Daily Archives: July 4, 2012

SSPX Reblog

Mundabor's Blog

This man is certainly worth 17 minutes of your time and I’d suggest that you do not let your next meal come before having seen this video.

Father Yannick is obviously not an originally trained SSPX priest. He mentions both the formation in a state university and his experience in a (non-SSPX) seminary. He makes examples of what obviously was his life as a diocesan priest. He has nothing of the, let us say, “Williamson” style of being an SSPX member. This is a young, well-prepared, eloquent, sincere priest talking about the problems experienced in his trying to be a good priest.

Forget for a moment that he did become a member of the SSPX. This short document is disconcerting, because the very same words could have been said (were it not for the fear or retaliation) by almost any priest in Western Europe. There is not one word of…

View original post 207 more words

Archbishop Lefebvre About Obedience

Archbishop Lefebvre

What follows is the integral text of a statement from Archbishop Lefebvre, published in 1988.  As always, this good man of God surprises with his ability to explain complex concepts in a simple, easy to understand,but always extremely clear way. The contrast with the usual anodyne statements trying to please everyone by at the same time endeavouring to not openly contradict Catholic teaching, typical of our time, is more than evident.

Note the similarities between the situations then and now: Rome seems to want peace, and then turns out to be exclusively interested in the neutralisation of the SSPX. Where I live it’s called duplicity, and deception.

Emphases mine.


March 29, 1988

The rector of the Seminary of the Society of St. Pius X in Switzerland, Fr. Lorans, having asked me to help in drawing up this issue of the Letter from Econe, it seemed to me, in these circumstances, that it would not be without benefit to put before you again what I wrote on January 20, 1978, concerning certain objections which could be made as to our attitude with regard to the problems created by the present situation of the Church.

One of these questions was: ”How do you see obedience to the pope?” Here is the reply I gave ten years ago:

The principles governing obedience are known and are so in conformity with sane reason and common sense that one is driven to wonder how intelligent persons can make a statement like, They prefer to be mistaken with the pope, than to be with the truth against the pope.”

That is not what the natural law teaches, nor the Magisterium of the Church. Obedience presupposes an authority which gives an order or issues a law. Human authorities, even those instituted by God, have no authority other than to attain the end apportioned them by God and not to turn away from it. When an authority uses power in opposition to the law for which this power was given it, such an authority has no right to be obeyed and one must disobey it.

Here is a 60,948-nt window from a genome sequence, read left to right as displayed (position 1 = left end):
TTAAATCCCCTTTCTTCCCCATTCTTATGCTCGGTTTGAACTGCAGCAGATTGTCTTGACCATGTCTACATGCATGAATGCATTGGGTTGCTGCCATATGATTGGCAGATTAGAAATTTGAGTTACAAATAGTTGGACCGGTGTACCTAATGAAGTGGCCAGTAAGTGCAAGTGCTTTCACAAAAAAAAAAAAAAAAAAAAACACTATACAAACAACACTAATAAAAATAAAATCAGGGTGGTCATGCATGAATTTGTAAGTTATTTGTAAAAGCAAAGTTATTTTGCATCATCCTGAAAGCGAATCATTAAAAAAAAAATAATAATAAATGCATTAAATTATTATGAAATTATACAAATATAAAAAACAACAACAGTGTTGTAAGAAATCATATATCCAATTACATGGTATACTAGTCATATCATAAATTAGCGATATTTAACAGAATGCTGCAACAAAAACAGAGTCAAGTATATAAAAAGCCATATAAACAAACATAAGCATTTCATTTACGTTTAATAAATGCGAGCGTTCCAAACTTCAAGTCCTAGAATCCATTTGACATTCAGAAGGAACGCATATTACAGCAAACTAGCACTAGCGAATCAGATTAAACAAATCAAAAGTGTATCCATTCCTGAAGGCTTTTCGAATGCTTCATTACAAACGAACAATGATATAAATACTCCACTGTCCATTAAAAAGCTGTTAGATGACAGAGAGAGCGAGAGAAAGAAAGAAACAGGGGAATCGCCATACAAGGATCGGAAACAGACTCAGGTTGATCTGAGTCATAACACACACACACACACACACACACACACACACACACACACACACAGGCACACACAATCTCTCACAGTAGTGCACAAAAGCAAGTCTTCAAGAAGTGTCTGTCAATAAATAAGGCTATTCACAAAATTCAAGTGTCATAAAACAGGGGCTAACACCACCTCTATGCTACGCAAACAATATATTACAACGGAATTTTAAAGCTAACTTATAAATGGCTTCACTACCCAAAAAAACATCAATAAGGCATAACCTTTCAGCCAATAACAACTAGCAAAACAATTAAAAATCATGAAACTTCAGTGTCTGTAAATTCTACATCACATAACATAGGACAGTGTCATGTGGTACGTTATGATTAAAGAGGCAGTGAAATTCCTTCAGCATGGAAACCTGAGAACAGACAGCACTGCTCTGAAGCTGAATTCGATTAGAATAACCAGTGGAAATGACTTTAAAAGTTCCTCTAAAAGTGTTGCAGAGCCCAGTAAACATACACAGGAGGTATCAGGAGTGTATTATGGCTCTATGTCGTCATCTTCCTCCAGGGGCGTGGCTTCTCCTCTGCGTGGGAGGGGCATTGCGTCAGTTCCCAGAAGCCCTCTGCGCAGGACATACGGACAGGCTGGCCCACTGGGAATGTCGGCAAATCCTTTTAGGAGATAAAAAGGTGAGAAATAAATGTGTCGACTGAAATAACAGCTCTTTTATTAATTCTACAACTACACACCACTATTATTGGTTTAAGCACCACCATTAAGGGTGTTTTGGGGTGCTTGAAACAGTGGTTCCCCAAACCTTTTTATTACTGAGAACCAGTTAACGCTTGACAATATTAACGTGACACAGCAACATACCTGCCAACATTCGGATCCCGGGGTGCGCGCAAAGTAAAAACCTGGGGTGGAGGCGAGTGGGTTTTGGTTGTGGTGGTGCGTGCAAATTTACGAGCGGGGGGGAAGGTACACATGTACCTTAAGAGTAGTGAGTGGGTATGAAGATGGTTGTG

This need to disobey is accepted with regard to a family father who would encourage his daughter to prostitute herself, with regard to the civil authority which would oblige doctors to perform abortions and kill innocent souls, yet people accept in every case the authority of the Pope, who is supposedly infallible in his government and in all words. Such an attitude betrays a sad ignorance of history and of the true nature of papal infallibility.

A long time ago St. Paul said to St. Peter that he was “Not walking according to the truth of the Gospel” (Gal. 2:14). St. Paul encouraged the faithful not to obey him, St. Paul, if he happened to preach any other gospel than the Gospel that he had already taught them (Gal. 1:8).

St. Thomas, when he speaks of fraternal correction, alludes to St. Paul’s resistance to St. Peter and he makes the following comment: “To resist openly and in public goes beyond the measure of fraternal correction. St. Paul would not have done it towards St. Peter if he had not in some way been his equal…. We must realize, however, that if there was question of a danger for the faith, the superiors would have to be rebuked by their inferiors, even in public.” This is clear from the manner and reason for St. Paul’s acting as he did with regard to St. Peter, whose subject he was, in such a way, says the gloss of St. Augustine, “that the very head of the Church showed to superiors that if they ever chanced to leave the straight and narrow path, they should accept to be corrected by their inferiors” (St. Thomas [in the Summa TheologicaIIa, IIae, q.33, art. 4, ad 2).

The case evoked by St. Thomas is not merely imaginary because it took place with regard to John XXII during his life. This pope thought he could state as a personal opinion that the souls of the elect do not enjoy the Beatific Vision until after the Last Judgment. He wrote this opinion down in 1331 and in 1332 he preached a similar opinion with regard to the pains of the damned. He had the intention of putting forward this opinion in a solemn decree.

But the very lively action on the part of the Dominicans, above all in Paris, and of the Franciscans, made him renounce this opinion in favor of the traditional opinion defined by his successor, Benedict XII, in 1336.

And here is what Pope Leo XIII said in his Encyclical Libertas Praestantissimum, June 20,1888: “If, then, by any one in authority, something be sanctioned out of conformity with the principles of right reason, and consequently hurtful to the commonwealth, such an enactment can have no binding force of law.” And a little further on, he says: “But where the power to command is wanting, or where a law is enacted contrary to reason, or to the eternal law, or to some ordinance of God, obedience is unlawful, lest while obeying man, we become disobedient to God.”